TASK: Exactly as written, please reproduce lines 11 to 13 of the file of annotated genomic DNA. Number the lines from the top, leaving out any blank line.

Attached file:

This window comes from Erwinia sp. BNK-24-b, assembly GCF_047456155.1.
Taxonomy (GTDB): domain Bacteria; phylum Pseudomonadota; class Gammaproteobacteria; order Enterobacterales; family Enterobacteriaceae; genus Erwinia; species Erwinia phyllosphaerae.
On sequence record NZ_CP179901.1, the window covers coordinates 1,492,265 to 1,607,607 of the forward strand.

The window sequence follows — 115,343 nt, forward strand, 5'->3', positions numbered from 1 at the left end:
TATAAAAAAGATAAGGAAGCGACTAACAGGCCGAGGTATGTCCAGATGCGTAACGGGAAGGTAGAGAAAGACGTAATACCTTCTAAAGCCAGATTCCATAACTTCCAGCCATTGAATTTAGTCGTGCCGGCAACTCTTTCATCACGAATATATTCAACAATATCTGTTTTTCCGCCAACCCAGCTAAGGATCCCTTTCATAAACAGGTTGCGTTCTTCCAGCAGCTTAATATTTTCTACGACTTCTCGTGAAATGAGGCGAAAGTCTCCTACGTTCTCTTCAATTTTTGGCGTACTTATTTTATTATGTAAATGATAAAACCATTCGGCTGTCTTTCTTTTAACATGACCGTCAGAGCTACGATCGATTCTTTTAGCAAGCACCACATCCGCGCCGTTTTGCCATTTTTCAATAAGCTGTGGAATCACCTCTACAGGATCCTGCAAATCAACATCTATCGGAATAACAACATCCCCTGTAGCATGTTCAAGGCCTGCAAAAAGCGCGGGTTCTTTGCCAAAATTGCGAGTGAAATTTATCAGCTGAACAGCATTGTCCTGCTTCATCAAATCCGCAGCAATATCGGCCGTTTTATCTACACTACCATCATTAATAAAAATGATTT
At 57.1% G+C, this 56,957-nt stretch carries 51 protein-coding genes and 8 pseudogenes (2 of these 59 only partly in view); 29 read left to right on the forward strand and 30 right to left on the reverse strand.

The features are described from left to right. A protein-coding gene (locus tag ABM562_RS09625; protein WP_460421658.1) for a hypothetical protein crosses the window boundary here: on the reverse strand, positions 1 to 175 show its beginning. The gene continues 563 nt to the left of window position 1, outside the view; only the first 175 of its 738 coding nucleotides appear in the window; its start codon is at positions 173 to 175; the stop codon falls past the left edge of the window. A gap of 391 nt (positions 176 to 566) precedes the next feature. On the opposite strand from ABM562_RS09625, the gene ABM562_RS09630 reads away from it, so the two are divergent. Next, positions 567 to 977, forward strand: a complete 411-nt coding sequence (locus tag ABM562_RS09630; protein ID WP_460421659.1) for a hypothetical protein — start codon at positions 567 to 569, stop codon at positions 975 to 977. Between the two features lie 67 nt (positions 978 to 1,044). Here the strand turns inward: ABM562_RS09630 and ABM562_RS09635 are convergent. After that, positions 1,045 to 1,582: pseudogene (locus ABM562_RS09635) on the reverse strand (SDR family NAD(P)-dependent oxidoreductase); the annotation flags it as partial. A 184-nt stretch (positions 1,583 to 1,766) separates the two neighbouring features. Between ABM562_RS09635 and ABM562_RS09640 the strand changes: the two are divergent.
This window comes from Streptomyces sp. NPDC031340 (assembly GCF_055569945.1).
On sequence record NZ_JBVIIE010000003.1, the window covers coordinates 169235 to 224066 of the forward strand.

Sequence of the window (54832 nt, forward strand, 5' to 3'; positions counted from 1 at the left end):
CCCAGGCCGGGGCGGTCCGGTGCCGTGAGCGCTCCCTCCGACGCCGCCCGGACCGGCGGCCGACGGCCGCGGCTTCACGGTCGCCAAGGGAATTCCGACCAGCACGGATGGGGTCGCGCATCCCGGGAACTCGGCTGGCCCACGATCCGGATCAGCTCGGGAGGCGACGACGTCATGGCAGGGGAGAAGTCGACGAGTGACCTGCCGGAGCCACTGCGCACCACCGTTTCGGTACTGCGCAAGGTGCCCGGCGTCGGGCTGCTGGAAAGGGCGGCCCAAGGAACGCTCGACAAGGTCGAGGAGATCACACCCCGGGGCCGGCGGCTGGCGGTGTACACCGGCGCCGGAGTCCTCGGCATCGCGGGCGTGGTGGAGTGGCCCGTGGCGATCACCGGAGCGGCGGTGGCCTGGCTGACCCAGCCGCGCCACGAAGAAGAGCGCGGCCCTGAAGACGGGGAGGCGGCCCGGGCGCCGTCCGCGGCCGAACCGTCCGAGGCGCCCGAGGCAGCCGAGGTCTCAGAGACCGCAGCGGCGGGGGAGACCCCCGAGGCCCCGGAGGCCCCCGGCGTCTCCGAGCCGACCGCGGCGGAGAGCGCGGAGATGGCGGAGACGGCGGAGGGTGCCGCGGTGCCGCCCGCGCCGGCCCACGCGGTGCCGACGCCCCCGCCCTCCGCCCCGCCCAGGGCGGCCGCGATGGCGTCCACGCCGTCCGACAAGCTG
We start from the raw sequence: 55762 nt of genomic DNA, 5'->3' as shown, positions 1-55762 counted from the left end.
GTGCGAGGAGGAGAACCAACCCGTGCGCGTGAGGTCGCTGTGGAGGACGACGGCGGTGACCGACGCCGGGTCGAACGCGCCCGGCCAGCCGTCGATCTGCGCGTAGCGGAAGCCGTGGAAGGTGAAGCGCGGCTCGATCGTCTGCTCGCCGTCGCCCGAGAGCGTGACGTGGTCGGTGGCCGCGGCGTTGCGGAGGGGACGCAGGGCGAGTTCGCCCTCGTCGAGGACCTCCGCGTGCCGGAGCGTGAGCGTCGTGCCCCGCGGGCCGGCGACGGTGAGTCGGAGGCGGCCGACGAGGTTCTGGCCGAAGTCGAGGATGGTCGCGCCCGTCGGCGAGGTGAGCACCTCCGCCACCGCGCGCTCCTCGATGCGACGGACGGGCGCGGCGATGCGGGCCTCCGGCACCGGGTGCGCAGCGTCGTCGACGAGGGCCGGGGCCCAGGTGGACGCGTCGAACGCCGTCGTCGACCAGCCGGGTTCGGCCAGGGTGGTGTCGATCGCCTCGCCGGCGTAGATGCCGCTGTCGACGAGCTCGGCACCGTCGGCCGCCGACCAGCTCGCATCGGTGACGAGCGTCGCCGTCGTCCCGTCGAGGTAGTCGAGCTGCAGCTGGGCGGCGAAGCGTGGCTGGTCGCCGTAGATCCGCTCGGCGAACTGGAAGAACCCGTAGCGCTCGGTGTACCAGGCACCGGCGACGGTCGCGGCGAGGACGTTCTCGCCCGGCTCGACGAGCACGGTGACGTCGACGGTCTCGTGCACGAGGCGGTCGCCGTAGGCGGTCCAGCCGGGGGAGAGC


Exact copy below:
CCCAGGCCGGGGCGGTCCGGTGCCGTGAGCGCTCCCTCCGACGCCGCCCGGACCGGCGGCCGACGGCCGCGGCTTCACGGTCGCCAAGGGAATTCCGACCAGCACGGATGGGGTCGCGCATCCCGGGAACTCGGCTGGCCCACGATCCGGATCAGCTCGGGAGGCGACGACGTCATGGCAGGGGAGAAGTCGACGAGTGACCTGCCGGAGCCACTGCGCACCACCGTTTCGGTACTGCGCAAGGTGCCCGGCGTCGGGCTGCTGGAAAGGGCGGCCCAAGGAACGCTCGACAAGGTCGAGGAGATCACACCCCGGGGCCGGCGGCTGGCGGTGTACACCGGCGCCGGAGTCCTCGGCATCGCGGGCGTGGTGGAGTGGCCCGTGGCGATCACCGGAGCGGCGGTGGCCTGGCTGACCCAGCCGCGCCACGAAGAAGAGCGCGGCCCTGAAGACGGGGAGGCGGCCCGGGCGCCGTCCGCGGCCGAACCGTCCGAGGCGCCCGAGGCAGCCGAGGTCTCAGAGACCGCAGCGGCGGGGGAGACCCCCGAGGCCCCGGAGGCCCCCGGCGTCTCCGAGCCGACCGCGGCGGAGAGCGCGGAGATGGCGGAGACGGCGGAGGGTGCCGCGGTGCCGCCCGCGCCGGCCCACGCGGTGCCGACGCCCCCGCCCTCCGCCCCGCCCAGGGCGGCCGCGATGGCGTCCACGCCGTCCGACAAGCTG
We start from the raw sequence: 55762 nt of genomic DNA, 5'->3' as shown, positions 1-55762 counted from the left end.
GTGCGAGGAGGAGAACCAACCCGTGCGCGTGAGGTCGCTGTGGAGGACGACGGCGGTGACCGACGCCGGGTCGAACGCGCCCGGCCAGCCGTCGATCTGCGCGTAGCGGAAGCCGTGGAAGGTGAAGCGCGGCTCGATCGTCTGCTCGCCGTCGCCCGAGAGCGTGACGTGGTCGGTGGCCGCGGCGTTGCGGAGGGGACGCAGGGCGAGTTCGCCCTCGTCGAGGACCTCCGCGTGCCGGAGCGTGAGCGTCGTGCCCCGCGGGCCGGCGACGGTGAGTCGGAGGCGGCCGACGAGGTTCTGGCCGAAGTCGAGGATGGTCGCGCCCGTCGGCGAGGTGAGCACCTCCGCCACCGCGCGCTCCTCGATGCGACGGACGGGCGCGGCGATGCGGGCCTCCGGCACCGGGTGCGCAGCGTCGTCGACGAGGGCCGGGGCCCAGGTGGACGCGTCGAACGCCGTCGTCGACCAGCCGGGTTCGGCCAGGGTGGTGTCGATCGCCTCGCCGGCGTAGATGCCGCTGTCGACGAGCTCGGCACCGTCGGCCGCCGACCAGCTCGCATCGGTGACGAGCGTCGCCGTCGTCCCGTCGAGGTAGTCGAGCTGCAGCTGGGCGGCGAAGCGTGGCTGGTCGCCGTAGATCCGCTCGGCGAACTGGAAGAACCCGTAGCGCTCGGTGTACCAGGCACCGGCGACGGTCGCGGCGAGGACGTTCTCGCCCGGCTCGACGAGCACGGTGACGTCGACGGTCTCGTGCACGAGGCGGTCGCCGTAGGCGGTCCAGCCGGGGGAGAGC